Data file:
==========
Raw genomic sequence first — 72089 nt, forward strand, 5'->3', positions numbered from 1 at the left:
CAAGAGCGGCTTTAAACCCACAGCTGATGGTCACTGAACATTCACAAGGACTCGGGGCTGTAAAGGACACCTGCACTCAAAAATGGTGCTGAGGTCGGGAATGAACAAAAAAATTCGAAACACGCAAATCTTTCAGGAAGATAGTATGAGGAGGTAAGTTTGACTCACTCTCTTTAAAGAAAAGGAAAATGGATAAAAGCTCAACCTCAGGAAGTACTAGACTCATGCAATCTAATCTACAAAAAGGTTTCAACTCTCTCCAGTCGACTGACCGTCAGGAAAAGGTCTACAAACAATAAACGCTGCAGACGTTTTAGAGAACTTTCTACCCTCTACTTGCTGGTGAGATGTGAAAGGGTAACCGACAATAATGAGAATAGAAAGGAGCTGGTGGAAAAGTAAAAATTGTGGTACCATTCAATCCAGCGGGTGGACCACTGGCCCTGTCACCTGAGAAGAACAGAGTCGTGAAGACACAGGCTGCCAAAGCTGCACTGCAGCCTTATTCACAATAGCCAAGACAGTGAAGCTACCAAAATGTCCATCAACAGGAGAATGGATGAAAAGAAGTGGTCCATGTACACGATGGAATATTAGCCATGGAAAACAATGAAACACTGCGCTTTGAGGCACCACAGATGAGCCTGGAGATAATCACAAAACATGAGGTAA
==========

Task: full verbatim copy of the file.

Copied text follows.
Raw genomic sequence first — 72089 nt, forward strand, 5'->3', positions numbered from 1 at the left:
CAAGAGCGGCTTTAAACCCACAGCTGATGGTCACTGAACATTCACAAGGACTCGGGGCTGTAAAGGACACCTGCACTCAAAAATGGTGCTGAGGTCGGGAATGAACAAAAAAATTCGAAACACGCAAATCTTTCAGGAAGATAGTATGAGGAGGTAAGTTTGACTCACTCTCTTTAAAGAAAAGGAAAATGGATAAAAGCTCAACCTCAGGAAGTACTAGACTCATGCAATCTAATCTACAAAAAGGTTTCAACTCTCTCCAGTCGACTGACCGTCAGGAAAAGGTCTACAAACAATAAACGCTGCAGACGTTTTAGAGAACTTTCTACCCTCTACTTGCTGGTGAGATGTGAAAGGGTAACCGACAATAATGAGAATAGAAAGGAGCTGGTGGAAAAGTAAAAATTGTGGTACCATTCAATCCAGCGGGTGGACCACTGGCCCTGTCACCTGAGAAGAACAGAGTCGTGAAGACACAGGCTGCCAAAGCTGCACTGCAGCCTTATTCACAATAGCCAAGACAGTGAAGCTACCAAAATGTCCATCAACAGGAGAATGGATGAAAAGAAGTGGTCCATGTACACGATGGAATATTAGCCATGGAAAACAATGAAACACTGCGCTTTGAGGCACCACAGATGAGCCTGGAGATAATCACAAAACATGAGGTAA